This week more than half the workforce at one of our best known employers will lose their jobs.
This is of course devastating news for them, especially those who have served much of their working life at the famous site.
But it is also bad news for town, and whenever things like this happen it is our responsibility to offer as much support as we can to the people affected and their families.
If there is anything that we as a paper can do to help you Cinram workers you can give me a call on 01296 619718.
Because things like this have the potential to really bring our communities together - and it’s our duty to help in a crisis.
Very much like local newspapers which for some in the age of the internet (obviously quite wrongly in my view) seem like a relic of the past - the CD and DVD industry has shrunk greatly.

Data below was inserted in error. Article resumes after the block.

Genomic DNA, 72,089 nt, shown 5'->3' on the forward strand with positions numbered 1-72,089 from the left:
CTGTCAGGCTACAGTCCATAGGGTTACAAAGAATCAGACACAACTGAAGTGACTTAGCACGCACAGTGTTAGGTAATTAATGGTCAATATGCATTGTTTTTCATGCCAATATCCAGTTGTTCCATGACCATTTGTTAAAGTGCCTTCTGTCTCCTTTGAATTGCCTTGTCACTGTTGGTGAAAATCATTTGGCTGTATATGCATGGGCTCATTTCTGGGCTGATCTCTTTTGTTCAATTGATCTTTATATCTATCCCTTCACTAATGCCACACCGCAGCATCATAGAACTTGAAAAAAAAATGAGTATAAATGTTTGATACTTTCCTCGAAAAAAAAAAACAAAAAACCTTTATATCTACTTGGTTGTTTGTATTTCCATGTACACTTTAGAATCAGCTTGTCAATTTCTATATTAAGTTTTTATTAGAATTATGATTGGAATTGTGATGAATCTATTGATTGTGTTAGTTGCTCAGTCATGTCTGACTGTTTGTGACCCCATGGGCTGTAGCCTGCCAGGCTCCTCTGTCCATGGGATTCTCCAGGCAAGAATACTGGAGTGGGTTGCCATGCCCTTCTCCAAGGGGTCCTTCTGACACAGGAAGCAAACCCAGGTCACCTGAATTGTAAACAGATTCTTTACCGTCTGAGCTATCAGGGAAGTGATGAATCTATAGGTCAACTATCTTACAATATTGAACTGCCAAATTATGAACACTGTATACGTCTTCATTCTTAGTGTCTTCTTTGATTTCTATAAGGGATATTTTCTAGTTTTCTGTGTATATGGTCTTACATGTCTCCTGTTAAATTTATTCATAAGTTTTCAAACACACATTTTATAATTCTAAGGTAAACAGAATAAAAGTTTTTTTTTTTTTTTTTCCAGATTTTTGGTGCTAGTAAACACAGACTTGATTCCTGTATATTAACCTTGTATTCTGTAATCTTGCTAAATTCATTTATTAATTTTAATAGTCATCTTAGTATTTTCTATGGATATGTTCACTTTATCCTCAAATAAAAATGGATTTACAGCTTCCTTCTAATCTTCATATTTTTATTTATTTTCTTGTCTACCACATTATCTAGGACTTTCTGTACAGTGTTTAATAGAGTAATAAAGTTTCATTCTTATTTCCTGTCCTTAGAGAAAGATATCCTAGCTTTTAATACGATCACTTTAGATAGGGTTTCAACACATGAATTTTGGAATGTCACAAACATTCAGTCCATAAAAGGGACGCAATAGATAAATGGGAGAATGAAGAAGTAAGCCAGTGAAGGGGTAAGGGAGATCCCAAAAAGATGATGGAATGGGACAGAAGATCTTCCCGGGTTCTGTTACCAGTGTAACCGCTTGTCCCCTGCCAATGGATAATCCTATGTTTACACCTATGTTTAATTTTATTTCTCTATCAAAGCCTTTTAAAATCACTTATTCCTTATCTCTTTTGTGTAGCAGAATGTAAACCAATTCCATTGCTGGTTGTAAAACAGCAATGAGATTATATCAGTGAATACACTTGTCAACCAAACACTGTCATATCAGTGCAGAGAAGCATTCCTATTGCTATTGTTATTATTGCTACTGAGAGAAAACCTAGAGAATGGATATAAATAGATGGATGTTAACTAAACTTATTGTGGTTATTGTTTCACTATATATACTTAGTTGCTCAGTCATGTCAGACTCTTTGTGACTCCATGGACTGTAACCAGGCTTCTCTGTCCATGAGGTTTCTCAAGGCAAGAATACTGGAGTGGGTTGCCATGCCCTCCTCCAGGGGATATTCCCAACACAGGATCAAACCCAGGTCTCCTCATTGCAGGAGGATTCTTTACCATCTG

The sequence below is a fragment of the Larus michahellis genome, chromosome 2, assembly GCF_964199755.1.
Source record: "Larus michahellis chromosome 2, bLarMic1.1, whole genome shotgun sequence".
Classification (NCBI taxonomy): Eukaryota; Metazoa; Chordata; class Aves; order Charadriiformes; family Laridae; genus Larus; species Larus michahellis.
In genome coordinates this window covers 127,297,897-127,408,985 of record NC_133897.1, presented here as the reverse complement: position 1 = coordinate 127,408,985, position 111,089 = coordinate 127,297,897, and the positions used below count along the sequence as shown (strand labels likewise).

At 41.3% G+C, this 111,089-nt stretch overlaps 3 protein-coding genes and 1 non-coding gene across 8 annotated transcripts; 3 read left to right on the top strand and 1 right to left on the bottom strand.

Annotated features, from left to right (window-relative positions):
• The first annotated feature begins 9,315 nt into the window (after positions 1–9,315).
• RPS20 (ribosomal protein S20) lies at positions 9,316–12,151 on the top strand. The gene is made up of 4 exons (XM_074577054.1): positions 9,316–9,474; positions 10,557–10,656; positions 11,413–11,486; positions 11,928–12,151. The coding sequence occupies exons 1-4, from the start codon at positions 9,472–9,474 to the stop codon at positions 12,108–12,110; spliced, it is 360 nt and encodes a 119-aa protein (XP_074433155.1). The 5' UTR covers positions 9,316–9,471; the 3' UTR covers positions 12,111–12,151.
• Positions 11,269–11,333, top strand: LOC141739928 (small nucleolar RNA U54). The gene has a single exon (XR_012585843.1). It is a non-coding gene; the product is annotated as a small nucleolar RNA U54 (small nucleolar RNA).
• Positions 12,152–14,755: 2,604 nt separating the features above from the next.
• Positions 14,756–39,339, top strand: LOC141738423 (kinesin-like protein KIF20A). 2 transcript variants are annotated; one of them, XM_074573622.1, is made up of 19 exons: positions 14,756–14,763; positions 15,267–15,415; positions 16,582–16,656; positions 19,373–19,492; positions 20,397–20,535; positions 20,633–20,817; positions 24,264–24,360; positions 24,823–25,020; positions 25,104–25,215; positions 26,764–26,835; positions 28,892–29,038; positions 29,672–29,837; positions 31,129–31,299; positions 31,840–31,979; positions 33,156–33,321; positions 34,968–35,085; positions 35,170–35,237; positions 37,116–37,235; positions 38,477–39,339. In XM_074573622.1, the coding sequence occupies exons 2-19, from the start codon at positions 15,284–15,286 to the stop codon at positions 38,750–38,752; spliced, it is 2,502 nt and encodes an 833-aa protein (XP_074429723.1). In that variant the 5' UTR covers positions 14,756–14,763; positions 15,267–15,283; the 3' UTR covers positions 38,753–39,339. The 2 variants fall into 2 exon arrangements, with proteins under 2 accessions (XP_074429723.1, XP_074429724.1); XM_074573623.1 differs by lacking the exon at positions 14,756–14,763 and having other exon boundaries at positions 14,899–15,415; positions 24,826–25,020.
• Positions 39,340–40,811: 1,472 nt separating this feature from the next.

How many of us remember going to independent record shops, to Virgin Megastores or to HMV to eagerly await the latest music release or movie on the day it came out.
Now big web businesses, Netflix, Spotify, iTunes and streaming is hoovering up that business, leaving the once great innovators like those who work and worked from the CBS, then Sony, then Cinram site struggling to make ends meet.
I went to Cinram on Tuesday to take some photographs to go with this week’s news feature, and - while the company is still defiantly standing, the feeling of nostalgia for times gone stuck with me - I liked it better when a new CD was an exciting treat, and any movie was not available mearly by clicking an iPhone screen. I also liked it better when an industry which quite literally delivers so much joy to so many was booming.
The world is changing and not necessarily for the better in my view, and my heart goes out to those folks who have made their lives in an industry which has so sadly contracted, to the point where it cannot sustain them anymore.
I love to hear your views too - send me an email to firstname.lastname@example.org or give me a call on 01296 619718